Just one week into the " American Idol" finals season and already the first shock waves spread across the Idoldome; not really for the ouster of rocker girl Amanda Overmyer, a delightful personality but ultimately an underperforming novelty candidate more than a serious contender. Far more shocking was the first intimation of many heartbreaks to come with the horrifying placement of the Great Irish Hope, Carly Smithson, in the bottom three.

With nine weeks ahead between now and the finals at Nokia, there will be surprises aplenty, and all but two of our warriors must fall before that day. In a season as rich with competitors as this, no one, it seems, can afford even one off week (no one except the Chosen One, David Archuleta). There were, however, some heart-stopping moments while we in the Idoldome watched a stricken Carly wait to hear her fate, and there is good reason to think a major riot would have ensued had the verdict gone another way. As is, we can chalk this up to one of those helpful early scares many go through and that can motivate a singer's partisans.

Last week, I had a fascinating phone call with one of the people most responsible for helping the contestants to avoid a bad week: Debra Byrd, "American Idol's" vocal coach and arranger.

I expressed to her my sympathy for the contestants in the ridiculously impossible task of picking (in one day) a song that allows them to express their vocal abilities but also stays within their natural range, that shows they can do something different while being true to the original version, and that shows they can pick a great song, but not one whose original version is so great that you can't possibly touch it.

Offering a case study of how she helps them navigate this, Byrd shared the back story of what has been perhaps the most celebrated performance of the season: Chikezie's rendition of "She's a Woman."

"What you did not see was the agony of him trying to choose the song. He had chosen 'Help!' and we worked on it and he began changing the arrangement. He changed the chords. And I said, 'You can't do that to a Beatles song, my dear. Sorry.' And I said, 'You're going to have to do one of two things. You're going to have to surrender to what the song is or you're going to have to pick another song.' " Late in the game, with only a tiny amount of time left before the Tuesday show, Chikezie "slept on it, thought about it overnight and came in and said, 'OK, I've changed my song.' "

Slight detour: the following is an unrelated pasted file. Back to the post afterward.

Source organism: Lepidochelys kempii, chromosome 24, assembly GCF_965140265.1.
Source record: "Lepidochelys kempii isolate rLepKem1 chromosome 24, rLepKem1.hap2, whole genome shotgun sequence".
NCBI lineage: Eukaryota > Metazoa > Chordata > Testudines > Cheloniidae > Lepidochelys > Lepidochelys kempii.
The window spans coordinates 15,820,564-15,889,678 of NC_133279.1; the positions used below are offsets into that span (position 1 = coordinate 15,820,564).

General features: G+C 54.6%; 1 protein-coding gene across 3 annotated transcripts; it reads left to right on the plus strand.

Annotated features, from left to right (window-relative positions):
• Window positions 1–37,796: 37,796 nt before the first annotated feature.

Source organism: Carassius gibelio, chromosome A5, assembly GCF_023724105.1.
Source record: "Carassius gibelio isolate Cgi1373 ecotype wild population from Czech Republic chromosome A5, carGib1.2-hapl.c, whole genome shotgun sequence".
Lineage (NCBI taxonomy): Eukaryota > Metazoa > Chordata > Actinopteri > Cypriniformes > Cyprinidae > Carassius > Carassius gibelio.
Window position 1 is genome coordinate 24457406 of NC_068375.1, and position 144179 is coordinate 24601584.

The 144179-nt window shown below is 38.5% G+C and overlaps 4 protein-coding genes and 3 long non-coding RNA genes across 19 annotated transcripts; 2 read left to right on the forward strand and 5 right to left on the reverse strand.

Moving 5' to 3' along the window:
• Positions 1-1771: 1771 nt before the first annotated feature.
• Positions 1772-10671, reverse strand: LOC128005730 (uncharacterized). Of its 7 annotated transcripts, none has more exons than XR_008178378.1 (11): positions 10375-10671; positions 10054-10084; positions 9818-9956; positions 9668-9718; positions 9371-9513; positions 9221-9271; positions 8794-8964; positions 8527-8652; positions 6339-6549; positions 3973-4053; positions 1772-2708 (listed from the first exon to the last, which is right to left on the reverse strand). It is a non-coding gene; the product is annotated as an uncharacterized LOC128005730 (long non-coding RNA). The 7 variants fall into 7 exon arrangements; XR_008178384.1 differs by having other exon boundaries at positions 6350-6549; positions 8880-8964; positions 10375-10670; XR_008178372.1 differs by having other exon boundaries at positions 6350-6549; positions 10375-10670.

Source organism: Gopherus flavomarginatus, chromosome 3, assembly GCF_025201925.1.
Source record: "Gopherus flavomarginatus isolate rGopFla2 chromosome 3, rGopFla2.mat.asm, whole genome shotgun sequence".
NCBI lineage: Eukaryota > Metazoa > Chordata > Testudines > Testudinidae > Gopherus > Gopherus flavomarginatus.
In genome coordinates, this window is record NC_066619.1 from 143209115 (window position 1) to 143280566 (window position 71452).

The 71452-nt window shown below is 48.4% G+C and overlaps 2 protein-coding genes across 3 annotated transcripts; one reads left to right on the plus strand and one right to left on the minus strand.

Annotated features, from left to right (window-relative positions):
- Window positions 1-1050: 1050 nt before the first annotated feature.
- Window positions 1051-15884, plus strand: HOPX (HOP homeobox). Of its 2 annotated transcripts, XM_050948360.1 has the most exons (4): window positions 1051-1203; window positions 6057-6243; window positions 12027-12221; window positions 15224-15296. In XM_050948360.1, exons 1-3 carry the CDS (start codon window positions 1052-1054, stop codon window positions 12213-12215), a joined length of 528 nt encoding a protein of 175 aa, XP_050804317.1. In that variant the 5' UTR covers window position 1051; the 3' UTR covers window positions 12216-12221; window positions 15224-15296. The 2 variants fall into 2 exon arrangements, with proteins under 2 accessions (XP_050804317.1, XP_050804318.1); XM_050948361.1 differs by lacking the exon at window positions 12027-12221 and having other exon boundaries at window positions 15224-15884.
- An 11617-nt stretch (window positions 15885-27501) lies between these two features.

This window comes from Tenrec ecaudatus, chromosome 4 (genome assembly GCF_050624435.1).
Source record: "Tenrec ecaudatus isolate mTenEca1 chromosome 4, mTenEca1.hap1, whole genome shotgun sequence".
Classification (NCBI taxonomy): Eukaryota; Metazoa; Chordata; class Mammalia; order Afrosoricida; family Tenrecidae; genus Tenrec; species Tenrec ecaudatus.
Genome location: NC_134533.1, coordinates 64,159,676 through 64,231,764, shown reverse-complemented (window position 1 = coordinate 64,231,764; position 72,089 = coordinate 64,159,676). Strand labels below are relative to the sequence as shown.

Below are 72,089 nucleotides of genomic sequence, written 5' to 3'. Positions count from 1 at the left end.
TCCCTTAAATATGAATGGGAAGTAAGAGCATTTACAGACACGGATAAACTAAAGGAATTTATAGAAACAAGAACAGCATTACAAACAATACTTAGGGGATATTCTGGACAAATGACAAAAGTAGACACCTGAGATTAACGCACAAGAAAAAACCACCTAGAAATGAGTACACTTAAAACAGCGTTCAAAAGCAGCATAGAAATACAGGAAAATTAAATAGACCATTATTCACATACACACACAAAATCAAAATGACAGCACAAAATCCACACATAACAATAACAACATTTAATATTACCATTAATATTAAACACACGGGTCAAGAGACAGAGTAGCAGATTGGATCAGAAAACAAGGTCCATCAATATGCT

Byrd continues, "When he first sang the song 'She's a Woman,' I couldn't feel it. I said, because part of it is finding it, 'Is it an R&B vibe? Is it a rock vibe?' How do you see yourself singing it?' And he got very excited and he said, 'Oh, OK! I want a banjo and I want a fiddle!' And I was like, OK, now I can hear it. And as soon as he said banjo and fiddle, then I could hear it."

On last week's other major sensation, Smithson's "Come Together," Byrd revealed that although she had performed this frequently before, the rehearsal time also brought some critical changes. After practicing it a few times, Byrd and Smithson felt that despite the singer's comfort and history with the material, something still wasn't clicking. It was at this point that Byrd wondered, "With her band was she singing 'Come Together' in Paul McCartney's key?"

"She sang it and I said, 'No, no, no. Let's try another key.' We changed it to a higher key. And you know she was very happy because it changed her vibe. She didn't sound like a guy anymore. She sounded sexy like Tina Turner."

One of the biggest challenges, as the judges complain and Byrd commiserates, is working with contestants to find their musical identity. Although some arrive fully formed, for others it's a grueling process that may not sort itself out until late in the season.

"They have to discover themselves," Byrd said. "And what we on the music team do is, we help them discover."

richard.rushfield @latimes.com